Over the years, residents’ attitudes have changed. Rybnik residents have submitted the largest number of applications in Poland to the government’s Clean Air program. The program enables co-financing of the replacement of old and inefficient heat sources for new ones and for thermo-modernisation of buildings. Moreover, the city and the voivodeship launched its own subsidies, which benefited residents. They received not only financial support, but also advice on how to fill in grant applications. The campaign was supported by local ambassadors, such as doctors. At the same time, the municipal police monitored residents for the implementation of the anti-smog resolution approved in 2017 by the Silesian Voivodeship.

By the end of 2023, around 3,900 of the more than 4,500 “kopciuchy” had been removed. The plan for this year is to remove another hundred. Anti-smog resolutions regulate the issues of prohibition of use, replacement of the most emitting heating sources, as well as installing eco-friendlier ones in newly constructed buildings. Each voivodship sets slightly different rules.

In the Wielkopolskie Voivodeship, the resolution came into effect on 1 May 2018. From that date, it is forbidden to burn e.g. brown coal, biomass with a moisture content of more than 20 per cent (wood must be seasoned for at least two years), fine coal dust or hard coal with a calorific value below 23 MJ/kg in furnaces or fireplaces. It also envisages the replacement of all “kopciuchy” by the end of 2023, and by the end of 2025 – tile stoves, fireplaces and freestanding stoves to meet the requirements of the EU Ecodesign Directive.

Let us remember that road transport (in addition to being one of the largest sources of carbon dioxide emissions into the atmosphere) has its share in creating smog. In order to reduce it, traffic charges were implemented in the city centre (in Poland, the first such project was proposed in Wrocław, but was rejected by city councillors) and Clean Transportation Zones were created.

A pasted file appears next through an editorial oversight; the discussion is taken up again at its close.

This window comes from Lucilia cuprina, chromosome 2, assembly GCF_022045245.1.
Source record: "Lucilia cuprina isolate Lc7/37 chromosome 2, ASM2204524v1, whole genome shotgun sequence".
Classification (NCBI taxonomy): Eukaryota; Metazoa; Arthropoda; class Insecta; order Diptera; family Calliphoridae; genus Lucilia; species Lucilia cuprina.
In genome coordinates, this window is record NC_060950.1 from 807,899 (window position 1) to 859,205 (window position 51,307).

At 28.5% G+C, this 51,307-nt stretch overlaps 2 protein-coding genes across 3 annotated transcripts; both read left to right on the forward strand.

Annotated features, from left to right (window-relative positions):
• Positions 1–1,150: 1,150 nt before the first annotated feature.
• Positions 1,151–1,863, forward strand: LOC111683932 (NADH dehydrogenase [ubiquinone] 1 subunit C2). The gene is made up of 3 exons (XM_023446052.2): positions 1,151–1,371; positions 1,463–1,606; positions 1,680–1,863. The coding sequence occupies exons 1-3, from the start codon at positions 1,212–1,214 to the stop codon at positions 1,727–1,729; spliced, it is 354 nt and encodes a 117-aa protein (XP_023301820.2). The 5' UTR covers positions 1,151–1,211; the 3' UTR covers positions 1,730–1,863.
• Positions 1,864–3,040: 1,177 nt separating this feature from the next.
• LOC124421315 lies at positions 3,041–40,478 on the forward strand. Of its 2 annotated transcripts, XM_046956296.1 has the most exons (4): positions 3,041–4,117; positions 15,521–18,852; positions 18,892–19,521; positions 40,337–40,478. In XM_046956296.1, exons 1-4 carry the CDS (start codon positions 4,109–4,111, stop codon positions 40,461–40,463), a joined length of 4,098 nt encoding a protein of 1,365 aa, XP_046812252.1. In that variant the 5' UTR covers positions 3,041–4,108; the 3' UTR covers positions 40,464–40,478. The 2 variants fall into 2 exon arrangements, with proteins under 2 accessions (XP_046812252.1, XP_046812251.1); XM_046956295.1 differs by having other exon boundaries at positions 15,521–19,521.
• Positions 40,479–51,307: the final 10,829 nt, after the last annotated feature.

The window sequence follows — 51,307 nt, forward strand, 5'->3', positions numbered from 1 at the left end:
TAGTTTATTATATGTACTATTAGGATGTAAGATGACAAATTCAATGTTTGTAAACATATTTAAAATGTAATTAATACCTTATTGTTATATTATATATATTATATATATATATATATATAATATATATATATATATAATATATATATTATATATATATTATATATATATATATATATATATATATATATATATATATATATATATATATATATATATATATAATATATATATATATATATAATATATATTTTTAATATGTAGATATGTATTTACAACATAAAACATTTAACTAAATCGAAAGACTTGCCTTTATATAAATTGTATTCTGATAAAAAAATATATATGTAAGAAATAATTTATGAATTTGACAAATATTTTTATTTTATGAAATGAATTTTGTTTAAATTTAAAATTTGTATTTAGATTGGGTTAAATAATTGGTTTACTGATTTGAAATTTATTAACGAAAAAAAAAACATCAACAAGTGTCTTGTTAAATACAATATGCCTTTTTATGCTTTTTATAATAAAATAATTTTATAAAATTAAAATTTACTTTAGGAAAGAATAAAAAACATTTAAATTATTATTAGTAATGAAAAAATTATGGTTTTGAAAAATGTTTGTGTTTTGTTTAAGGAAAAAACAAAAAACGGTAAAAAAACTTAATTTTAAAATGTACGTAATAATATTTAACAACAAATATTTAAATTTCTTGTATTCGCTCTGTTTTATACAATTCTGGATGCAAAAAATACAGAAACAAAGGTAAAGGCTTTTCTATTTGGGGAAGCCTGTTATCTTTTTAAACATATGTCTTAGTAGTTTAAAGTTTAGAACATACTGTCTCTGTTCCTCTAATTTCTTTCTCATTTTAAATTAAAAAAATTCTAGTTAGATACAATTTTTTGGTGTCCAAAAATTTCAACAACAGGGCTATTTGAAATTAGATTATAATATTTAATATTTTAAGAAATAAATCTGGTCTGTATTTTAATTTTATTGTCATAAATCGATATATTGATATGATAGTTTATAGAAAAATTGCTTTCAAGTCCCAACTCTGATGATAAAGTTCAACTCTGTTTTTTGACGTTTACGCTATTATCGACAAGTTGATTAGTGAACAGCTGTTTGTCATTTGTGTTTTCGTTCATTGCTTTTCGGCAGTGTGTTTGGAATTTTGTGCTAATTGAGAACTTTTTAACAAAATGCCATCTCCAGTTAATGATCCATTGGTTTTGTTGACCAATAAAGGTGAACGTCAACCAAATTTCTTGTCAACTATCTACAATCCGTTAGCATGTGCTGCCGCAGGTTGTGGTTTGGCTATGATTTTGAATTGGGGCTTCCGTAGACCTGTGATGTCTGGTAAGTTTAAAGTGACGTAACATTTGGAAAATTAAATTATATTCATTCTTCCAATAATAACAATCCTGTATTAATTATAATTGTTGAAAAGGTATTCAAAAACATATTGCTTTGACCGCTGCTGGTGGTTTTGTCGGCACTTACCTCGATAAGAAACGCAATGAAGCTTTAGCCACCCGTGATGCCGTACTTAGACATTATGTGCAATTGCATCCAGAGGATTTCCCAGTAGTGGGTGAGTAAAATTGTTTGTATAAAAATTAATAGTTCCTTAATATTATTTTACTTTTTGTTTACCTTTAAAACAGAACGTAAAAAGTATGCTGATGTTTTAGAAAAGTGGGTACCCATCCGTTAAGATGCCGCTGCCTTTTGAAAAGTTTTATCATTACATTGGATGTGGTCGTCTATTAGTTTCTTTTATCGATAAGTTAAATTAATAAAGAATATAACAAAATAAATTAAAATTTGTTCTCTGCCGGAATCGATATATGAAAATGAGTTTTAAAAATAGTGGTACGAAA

The Act on Electromobility and Alternative Fuels stipulates that the entry of vehicles other than electric, hydrogen-powered and gas-powered is restricted to these areas.

It grants local authorities the possibility to shape their zones themselves. The first one is to be created in July this year in Warsaw. It was also supposed to start operating in Krakow, but the resolution to establish it was annulled by the voivodeship administrative court. According to the judge – the main flaw was the failure to define the boundaries of the CTZ (it was supposed to cover the entire city). Wrocław is also preparing to establish the zone.

Warsaw’s Clean Transport Zone will cover most of the city centre and some of the surrounding districts. Vehicles with petrol engines manufactured before 1997 or not meeting the Euro 2 standard won’t be allowed into the zone. The requirements will be tightened every two years. For the first four years the requirements will not apply to residents of Warsaw who pay taxes there.

Warsaw officials hope that this year particulate matter emissions will already be reduced by 20%, and by 2032 – by 69%.